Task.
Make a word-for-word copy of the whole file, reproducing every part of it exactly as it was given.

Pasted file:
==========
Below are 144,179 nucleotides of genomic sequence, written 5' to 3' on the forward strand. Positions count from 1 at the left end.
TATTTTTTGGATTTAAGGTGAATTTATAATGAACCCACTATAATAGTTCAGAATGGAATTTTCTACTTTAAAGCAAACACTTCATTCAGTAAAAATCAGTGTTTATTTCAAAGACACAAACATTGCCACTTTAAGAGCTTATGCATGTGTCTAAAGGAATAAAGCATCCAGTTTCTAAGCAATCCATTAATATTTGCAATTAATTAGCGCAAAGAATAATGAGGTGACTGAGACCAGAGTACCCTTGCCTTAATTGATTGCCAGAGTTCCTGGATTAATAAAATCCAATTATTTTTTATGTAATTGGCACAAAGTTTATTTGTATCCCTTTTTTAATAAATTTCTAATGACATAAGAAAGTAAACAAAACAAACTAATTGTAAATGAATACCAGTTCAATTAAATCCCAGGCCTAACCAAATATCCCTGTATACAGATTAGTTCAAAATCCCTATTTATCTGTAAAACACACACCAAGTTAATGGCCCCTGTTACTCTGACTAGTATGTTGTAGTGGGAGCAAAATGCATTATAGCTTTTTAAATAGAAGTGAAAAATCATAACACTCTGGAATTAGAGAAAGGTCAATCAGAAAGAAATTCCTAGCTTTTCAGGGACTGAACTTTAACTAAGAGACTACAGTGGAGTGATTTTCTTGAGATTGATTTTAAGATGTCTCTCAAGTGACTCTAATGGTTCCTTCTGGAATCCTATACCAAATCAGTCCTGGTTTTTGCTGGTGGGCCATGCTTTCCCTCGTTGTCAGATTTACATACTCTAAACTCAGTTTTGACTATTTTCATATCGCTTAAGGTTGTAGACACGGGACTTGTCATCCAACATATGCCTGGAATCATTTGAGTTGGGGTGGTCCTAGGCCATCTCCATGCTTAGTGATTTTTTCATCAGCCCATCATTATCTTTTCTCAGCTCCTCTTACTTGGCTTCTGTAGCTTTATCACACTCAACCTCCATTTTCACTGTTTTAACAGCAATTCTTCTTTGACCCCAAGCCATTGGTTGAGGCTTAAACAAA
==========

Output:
Below are 144,179 nucleotides of genomic sequence, written 5' to 3' on the forward strand. Positions count from 1 at the left end.
TATTTTTTGGATTTAAGGTGAATTTATAATGAACCCACTATAATAGTTCAGAATGGAATTTTCTACTTTAAAGCAAACACTTCATTCAGTAAAAATCAGTGTTTATTTCAAAGACACAAACATTGCCACTTTAAGAGCTTATGCATGTGTCTAAAGGAATAAAGCATCCAGTTTCTAAGCAATCCATTAATATTTGCAATTAATTAGCGCAAAGAATAATGAGGTGACTGAGACCAGAGTACCCTTGCCTTAATTGATTGCCAGAGTTCCTGGATTAATAAAATCCAATTATTTTTTATGTAATTGGCACAAAGTTTATTTGTATCCCTTTTTTAATAAATTTCTAATGACATAAGAAAGTAAACAAAACAAACTAATTGTAAATGAATACCAGTTCAATTAAATCCCAGGCCTAACCAAATATCCCTGTATACAGATTAGTTCAAAATCCCTATTTATCTGTAAAACACACACCAAGTTAATGGCCCCTGTTACTCTGACTAGTATGTTGTAGTGGGAGCAAAATGCATTATAGCTTTTTAAATAGAAGTGAAAAATCATAACACTCTGGAATTAGAGAAAGGTCAATCAGAAAGAAATTCCTAGCTTTTCAGGGACTGAACTTTAACTAAGAGACTACAGTGGAGTGATTTTCTTGAGATTGATTTTAAGATGTCTCTCAAGTGACTCTAATGGTTCCTTCTGGAATCCTATACCAAATCAGTCCTGGTTTTTGCTGGTGGGCCATGCTTTCCCTCGTTGTCAGATTTACATACTCTAAACTCAGTTTTGACTATTTTCATATCGCTTAAGGTTGTAGACACGGGACTTGTCATCCAACATATGCCTGGAATCATTTGAGTTGGGGTGGTCCTAGGCCATCTCCATGCTTAGTGATTTTTTCATCAGCCCATCATTATCTTTTCTCAGCTCCTCTTACTTGGCTTCTGTAGCTTTATCACACTCAACCTCCATTTTCACTGTTTTAACAGCAATTCTTCTTTGACCCCAAGCCATTGGTTGAGGCTTAAACAAA